OCD affects individuals from all races, religions, and ethnic groups. Onset of the disorder ranges from ages 11 to 18. Boys tend to develop symptoms earlier than girls. Of the children who are diagnosed with OCD, most will experience contamination obsessions. Adults are more likely to experience so called “bad thoughts” OCD, i.e. religious, sexual, harm and aggressive obsessions.
OCD is equally common in men and women. Symptoms may come-and-go, change in form, or spontaneuosly remit. They may be triggered by trauma, rapid change, illness, loss, developmental and hormonal changes, or in reaction to a life experience. OCD is considered a lifelong disorder.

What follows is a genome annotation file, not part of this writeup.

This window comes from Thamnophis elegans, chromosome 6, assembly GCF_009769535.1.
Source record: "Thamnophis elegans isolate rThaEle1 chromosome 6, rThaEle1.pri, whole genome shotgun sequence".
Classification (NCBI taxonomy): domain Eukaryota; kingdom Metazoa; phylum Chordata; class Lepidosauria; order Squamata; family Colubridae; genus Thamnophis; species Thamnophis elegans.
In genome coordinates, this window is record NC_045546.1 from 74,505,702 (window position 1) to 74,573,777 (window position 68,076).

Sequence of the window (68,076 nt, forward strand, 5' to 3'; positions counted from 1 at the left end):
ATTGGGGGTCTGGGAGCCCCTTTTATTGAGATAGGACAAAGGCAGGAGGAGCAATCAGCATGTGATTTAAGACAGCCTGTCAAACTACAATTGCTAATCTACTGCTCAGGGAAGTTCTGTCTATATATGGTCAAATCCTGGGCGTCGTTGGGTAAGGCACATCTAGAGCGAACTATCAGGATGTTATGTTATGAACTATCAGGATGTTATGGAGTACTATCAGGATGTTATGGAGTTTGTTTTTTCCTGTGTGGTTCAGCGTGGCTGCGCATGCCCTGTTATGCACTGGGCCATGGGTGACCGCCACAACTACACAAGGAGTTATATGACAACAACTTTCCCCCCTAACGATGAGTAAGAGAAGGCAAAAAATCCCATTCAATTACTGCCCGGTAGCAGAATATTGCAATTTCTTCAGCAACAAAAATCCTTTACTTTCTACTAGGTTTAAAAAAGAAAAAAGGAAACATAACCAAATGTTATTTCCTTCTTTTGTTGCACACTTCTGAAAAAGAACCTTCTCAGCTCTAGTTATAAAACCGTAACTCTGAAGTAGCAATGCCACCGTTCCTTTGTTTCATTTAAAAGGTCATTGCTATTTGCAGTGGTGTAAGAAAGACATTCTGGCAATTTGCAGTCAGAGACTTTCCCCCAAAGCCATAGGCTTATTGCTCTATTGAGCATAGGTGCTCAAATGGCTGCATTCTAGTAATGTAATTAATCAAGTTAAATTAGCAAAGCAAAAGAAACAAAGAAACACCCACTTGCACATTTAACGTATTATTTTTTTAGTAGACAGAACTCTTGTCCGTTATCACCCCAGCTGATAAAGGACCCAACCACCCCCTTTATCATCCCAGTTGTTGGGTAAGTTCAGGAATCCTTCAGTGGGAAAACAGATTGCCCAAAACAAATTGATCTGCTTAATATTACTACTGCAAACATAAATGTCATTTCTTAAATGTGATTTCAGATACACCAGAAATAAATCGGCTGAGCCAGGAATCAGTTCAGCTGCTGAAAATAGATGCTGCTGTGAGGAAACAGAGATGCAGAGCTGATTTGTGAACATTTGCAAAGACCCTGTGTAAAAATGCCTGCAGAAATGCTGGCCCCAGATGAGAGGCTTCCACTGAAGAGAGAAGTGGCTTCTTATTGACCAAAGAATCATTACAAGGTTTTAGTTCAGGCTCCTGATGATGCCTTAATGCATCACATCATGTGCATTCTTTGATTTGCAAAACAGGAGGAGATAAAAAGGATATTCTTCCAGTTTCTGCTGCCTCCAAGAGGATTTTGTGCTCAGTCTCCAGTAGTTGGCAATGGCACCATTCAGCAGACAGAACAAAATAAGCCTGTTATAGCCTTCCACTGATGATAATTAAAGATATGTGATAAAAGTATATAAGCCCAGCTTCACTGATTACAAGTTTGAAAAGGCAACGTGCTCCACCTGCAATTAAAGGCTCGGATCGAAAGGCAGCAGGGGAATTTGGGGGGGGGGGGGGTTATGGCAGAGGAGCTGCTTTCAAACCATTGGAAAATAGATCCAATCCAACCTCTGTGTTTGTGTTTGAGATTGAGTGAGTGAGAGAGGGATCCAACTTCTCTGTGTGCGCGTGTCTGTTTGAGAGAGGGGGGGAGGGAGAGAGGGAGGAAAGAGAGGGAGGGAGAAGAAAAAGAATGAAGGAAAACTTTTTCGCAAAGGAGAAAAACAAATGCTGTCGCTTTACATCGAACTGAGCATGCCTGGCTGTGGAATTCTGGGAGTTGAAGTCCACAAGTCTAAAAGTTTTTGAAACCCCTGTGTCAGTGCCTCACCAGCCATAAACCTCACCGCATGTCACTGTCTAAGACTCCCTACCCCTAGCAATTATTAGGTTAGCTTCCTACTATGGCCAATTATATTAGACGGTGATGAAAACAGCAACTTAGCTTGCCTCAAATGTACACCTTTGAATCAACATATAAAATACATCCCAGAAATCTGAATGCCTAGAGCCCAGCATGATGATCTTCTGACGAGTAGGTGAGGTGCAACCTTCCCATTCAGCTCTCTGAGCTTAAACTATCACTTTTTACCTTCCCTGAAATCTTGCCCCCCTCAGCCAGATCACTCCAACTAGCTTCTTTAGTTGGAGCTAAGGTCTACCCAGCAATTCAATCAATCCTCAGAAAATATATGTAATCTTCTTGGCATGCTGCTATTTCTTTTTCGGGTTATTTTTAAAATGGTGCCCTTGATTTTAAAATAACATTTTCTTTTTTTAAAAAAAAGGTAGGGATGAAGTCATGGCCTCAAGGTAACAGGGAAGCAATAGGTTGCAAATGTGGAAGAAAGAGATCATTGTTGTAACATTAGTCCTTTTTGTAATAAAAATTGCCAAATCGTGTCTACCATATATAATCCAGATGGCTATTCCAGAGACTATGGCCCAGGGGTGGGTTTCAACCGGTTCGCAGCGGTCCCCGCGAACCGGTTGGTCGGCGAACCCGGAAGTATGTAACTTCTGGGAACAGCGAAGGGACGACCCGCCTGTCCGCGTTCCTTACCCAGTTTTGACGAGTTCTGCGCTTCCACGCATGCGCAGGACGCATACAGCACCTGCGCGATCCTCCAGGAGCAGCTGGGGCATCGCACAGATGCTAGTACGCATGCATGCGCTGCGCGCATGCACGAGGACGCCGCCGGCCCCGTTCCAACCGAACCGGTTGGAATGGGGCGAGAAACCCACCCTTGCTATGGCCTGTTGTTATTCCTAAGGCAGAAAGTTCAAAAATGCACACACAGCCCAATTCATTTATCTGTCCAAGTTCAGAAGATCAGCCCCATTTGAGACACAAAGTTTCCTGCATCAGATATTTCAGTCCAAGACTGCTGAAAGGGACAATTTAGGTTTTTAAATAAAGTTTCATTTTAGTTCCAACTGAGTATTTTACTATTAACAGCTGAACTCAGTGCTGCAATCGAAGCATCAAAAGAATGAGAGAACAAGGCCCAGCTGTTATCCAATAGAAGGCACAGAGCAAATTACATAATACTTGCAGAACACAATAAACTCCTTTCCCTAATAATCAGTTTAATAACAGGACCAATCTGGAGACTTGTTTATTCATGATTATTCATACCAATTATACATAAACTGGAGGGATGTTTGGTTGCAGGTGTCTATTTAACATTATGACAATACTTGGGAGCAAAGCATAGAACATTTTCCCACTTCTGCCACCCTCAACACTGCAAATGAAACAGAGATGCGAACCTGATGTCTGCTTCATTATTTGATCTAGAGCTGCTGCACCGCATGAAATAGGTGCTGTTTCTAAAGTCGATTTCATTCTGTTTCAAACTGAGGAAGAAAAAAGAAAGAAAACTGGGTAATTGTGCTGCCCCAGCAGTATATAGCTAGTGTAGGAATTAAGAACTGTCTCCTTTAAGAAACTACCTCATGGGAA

No one knows exactly why a person develops certain obsessions. It has been suggested, however, that life experience and what one cares or feels passionate about may be a contributing factor.